McAuliffe took the bait. Hubris kicked in. He couldn’t help himself, and shot back that, under the evil, rube-inspired Neanderthal legislation he had vetoed, parents would have “had the right to veto books. I’m not going to let parents come into schools, and actually take books out, and make their own decisions. I don’t think parents should be telling schools what they should teach.”
McAuliffe to parents: Drop dead.
McAuliffe for Governor: Damage control mode.
Pesky parents have a habit of asking too many questions. They are a fly in the education industry ointment and woke educrats would be fine with it if they were just taken out of the equation à la Huxley’s Brave New World.
It was instantaneously obvious that Terry’s comments were not going to play well in traditional Virginia. Some of his savvier operatives advised him to, as journalists say, “walk back” his comments. But not Mr Tone Deaf. Pumped up by Joe Biden’s 2020 win and being a corporate leftie to the core, arrogance and cocksure Clintonesque confidence prevailed.
A few days later he was asked the same question and doubled down:
“Listen, we have a board of ed working with the school boards to determine the curriculum for our schools. You don’t want parents coming in in every different school district saying, ‘This is what should be taught here’ and ‘This is what should be taught there.’”
I guess when you’re going through hell, you keep going.
McAuliffe’s remarks did indeed not play well and birthed a new narrative: “Parents Matter.” The slogan was posted at rallies, heard on talk radio and echoed by candidate Youngkin. Virginia parents had the audacity to believe they mattered and should have input into their children’s public school education. McAuliffe’s dismissal of that energized an already growing and quite active base of pro-family voters.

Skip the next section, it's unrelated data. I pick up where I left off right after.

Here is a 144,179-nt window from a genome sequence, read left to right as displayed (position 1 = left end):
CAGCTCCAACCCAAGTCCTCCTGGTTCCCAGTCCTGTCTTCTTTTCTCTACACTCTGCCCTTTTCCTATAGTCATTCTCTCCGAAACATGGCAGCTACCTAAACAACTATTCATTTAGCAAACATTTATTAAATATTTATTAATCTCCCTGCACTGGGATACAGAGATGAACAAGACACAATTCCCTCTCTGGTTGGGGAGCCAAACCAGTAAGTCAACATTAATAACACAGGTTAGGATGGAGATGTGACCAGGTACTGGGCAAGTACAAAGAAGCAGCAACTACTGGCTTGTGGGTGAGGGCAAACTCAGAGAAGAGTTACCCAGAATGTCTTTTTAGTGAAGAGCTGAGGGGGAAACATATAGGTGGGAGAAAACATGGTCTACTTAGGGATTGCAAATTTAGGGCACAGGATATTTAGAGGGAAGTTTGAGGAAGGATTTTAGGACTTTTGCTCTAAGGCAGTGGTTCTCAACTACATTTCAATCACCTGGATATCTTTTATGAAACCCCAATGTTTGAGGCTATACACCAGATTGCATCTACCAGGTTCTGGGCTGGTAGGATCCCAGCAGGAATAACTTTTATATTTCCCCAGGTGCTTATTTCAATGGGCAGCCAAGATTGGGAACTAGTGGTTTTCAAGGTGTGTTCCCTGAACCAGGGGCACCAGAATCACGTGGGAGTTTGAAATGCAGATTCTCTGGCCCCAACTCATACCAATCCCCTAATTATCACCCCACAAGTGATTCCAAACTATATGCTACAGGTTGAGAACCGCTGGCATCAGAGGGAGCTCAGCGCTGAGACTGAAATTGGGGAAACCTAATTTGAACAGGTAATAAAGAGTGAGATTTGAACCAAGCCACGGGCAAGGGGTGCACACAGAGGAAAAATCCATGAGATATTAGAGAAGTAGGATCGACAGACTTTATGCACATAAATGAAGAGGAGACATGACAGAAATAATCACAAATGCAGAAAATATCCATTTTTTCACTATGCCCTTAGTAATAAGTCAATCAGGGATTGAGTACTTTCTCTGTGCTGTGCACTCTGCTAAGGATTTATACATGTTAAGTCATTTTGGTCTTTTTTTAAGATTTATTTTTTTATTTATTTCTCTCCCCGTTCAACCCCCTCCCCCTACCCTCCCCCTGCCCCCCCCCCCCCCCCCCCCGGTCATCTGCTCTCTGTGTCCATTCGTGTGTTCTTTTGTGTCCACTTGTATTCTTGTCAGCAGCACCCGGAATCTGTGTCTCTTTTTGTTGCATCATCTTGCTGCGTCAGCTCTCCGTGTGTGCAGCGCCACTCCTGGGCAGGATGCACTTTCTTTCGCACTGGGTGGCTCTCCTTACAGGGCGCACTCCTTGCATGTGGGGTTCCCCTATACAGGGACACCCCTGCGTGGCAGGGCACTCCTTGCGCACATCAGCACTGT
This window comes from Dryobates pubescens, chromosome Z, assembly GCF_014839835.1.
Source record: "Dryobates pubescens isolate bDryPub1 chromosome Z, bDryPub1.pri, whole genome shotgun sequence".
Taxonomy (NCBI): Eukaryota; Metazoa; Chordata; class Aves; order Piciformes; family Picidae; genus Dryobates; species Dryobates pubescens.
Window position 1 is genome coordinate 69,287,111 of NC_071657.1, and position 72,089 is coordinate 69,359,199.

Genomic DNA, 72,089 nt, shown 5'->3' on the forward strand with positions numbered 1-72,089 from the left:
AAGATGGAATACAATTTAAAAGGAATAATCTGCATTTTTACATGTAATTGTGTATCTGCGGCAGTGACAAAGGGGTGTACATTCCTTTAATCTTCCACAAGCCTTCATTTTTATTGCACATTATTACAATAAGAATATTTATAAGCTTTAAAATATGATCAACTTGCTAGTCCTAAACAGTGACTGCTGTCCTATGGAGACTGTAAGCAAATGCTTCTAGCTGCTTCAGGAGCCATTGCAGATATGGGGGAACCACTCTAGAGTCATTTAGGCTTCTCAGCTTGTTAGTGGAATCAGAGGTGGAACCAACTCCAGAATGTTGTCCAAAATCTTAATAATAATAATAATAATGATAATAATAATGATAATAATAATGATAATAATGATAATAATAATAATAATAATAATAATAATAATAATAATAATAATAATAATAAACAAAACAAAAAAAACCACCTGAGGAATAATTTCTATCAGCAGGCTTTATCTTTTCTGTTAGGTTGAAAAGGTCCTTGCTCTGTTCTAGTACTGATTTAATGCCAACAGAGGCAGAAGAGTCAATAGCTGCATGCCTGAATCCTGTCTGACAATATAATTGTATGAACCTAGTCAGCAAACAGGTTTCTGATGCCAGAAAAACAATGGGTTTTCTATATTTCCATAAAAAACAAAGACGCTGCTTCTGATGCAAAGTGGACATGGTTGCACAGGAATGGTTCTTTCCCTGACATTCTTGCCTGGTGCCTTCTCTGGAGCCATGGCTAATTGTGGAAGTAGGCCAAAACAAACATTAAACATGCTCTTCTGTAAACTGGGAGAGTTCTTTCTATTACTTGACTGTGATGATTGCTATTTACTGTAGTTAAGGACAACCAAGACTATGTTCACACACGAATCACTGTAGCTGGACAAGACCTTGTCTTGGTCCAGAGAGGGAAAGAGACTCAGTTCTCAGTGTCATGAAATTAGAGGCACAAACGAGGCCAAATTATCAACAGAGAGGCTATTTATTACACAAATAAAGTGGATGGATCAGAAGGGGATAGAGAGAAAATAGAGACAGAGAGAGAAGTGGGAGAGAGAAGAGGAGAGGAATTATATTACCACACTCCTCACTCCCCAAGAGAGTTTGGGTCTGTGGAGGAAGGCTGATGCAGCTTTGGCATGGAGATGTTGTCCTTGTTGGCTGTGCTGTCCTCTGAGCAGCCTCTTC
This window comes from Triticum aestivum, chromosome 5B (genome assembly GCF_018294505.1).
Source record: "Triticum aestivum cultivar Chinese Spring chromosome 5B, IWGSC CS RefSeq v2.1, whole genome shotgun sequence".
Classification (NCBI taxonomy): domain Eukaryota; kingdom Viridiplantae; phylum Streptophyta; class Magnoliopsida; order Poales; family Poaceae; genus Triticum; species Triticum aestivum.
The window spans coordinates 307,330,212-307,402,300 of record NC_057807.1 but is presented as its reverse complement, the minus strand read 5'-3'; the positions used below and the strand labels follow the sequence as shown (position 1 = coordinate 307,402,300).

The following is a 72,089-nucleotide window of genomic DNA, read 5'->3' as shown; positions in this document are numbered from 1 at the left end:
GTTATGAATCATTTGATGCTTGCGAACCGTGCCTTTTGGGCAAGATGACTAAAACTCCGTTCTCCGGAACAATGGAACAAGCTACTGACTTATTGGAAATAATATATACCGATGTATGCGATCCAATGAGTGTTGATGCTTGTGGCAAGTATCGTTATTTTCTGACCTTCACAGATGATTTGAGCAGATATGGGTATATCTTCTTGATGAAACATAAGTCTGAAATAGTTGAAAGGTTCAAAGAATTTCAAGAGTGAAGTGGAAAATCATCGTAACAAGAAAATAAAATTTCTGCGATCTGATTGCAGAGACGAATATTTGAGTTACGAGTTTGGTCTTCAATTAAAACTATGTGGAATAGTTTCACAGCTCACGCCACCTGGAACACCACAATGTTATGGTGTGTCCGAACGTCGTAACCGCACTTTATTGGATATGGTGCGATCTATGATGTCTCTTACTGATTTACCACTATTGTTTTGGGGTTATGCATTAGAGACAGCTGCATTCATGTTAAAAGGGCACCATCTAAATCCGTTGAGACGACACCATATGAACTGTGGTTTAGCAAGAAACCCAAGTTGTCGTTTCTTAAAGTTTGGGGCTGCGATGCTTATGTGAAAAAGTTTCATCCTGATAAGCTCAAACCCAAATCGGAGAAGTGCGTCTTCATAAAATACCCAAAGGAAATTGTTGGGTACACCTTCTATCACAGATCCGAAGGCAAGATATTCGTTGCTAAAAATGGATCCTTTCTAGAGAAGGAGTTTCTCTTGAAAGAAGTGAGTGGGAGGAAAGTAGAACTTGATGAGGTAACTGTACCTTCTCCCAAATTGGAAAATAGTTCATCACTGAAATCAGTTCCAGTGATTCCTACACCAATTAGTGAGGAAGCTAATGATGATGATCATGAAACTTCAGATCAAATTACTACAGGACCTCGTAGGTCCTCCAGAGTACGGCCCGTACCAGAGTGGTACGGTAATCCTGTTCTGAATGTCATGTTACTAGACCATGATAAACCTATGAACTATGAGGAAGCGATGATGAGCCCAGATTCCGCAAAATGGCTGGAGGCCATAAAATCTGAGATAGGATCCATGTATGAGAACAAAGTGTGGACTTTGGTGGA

Now follow the timeline from that fatal debate of September 28.
On the 19th, it came to light that Virginia’s largest public utility, Dominion Energy, had donated $200,000 to an anti-Youngkin PAC. How did this come to light? Dominion publicly asked for their money back. McAuliffe and Dominion had been very cosy when he was governor, and the relationship seemed suspicious. Believe it or not, Dominion claimed they had not been aware of the PAC’s true agenda when they made the donation. Most folks didn’t believe that, and it made worse optics for the Democratic slate.
Then, on October 22, out of the blue, former Governor Doug Wilder, the only Black to have held that office, announced that the Democratic party did not deserve Black support. He told the Washington Examiner:
“When the [prospective next] governor of Virginia says, ‘I am not going to allow parents to tell schools what to teach,’ you say, ‘My God, parents vote to have something to say about the education of their children.’”
Though an iconic figure to many Blacks, Wilder’s pronouncement didn’t hurt McAuliffe as much with Black voters as it did with cowed suburban Whites.
Loudon County’s ‘Believe It or Not’
By the end of the month, some of those suburban Whites were not so cowed anymore, as a long-simmering controversy in Loudon County finally came to a head. Parents had been protesting before their woke school board for months. But what happened at the board’s meeting on the 29th redounded on McAuliffe like a ton of bricks.
Some background is in order here. Loudon County is the outer reaches of the northern Virginia suburbs. Back in May a horrific crime had occurred in a Loudon County public school that was basically ignored by the legacy media. A “gender fluid” male student wearing a skirt entered a girls’ bathroom and raped a ninth grader. Instead of being punished, he was simply transferred to another school. Suspicions were that the student was not punished because of his race (it is all about race, all the time).
The School Superintendent at first denied the rape ever happened. He was eventually forced to apologize for his “error.” He continued to deny any cover-up, however. People didn’t buy it – not for a second.
The victim’s father, understandably upset, had appeared before the School Board on June 22 to voice his frustration. He was arrested and the National School Board Association (NSBA) wrote to Attorney General Merrick Garland requesting an investigation:
“As these acts of malice, violence, and threats against public school officials have increased, the classification of these heinous actions could be the equivalent to a form of domestic terrorism and hate crimes.”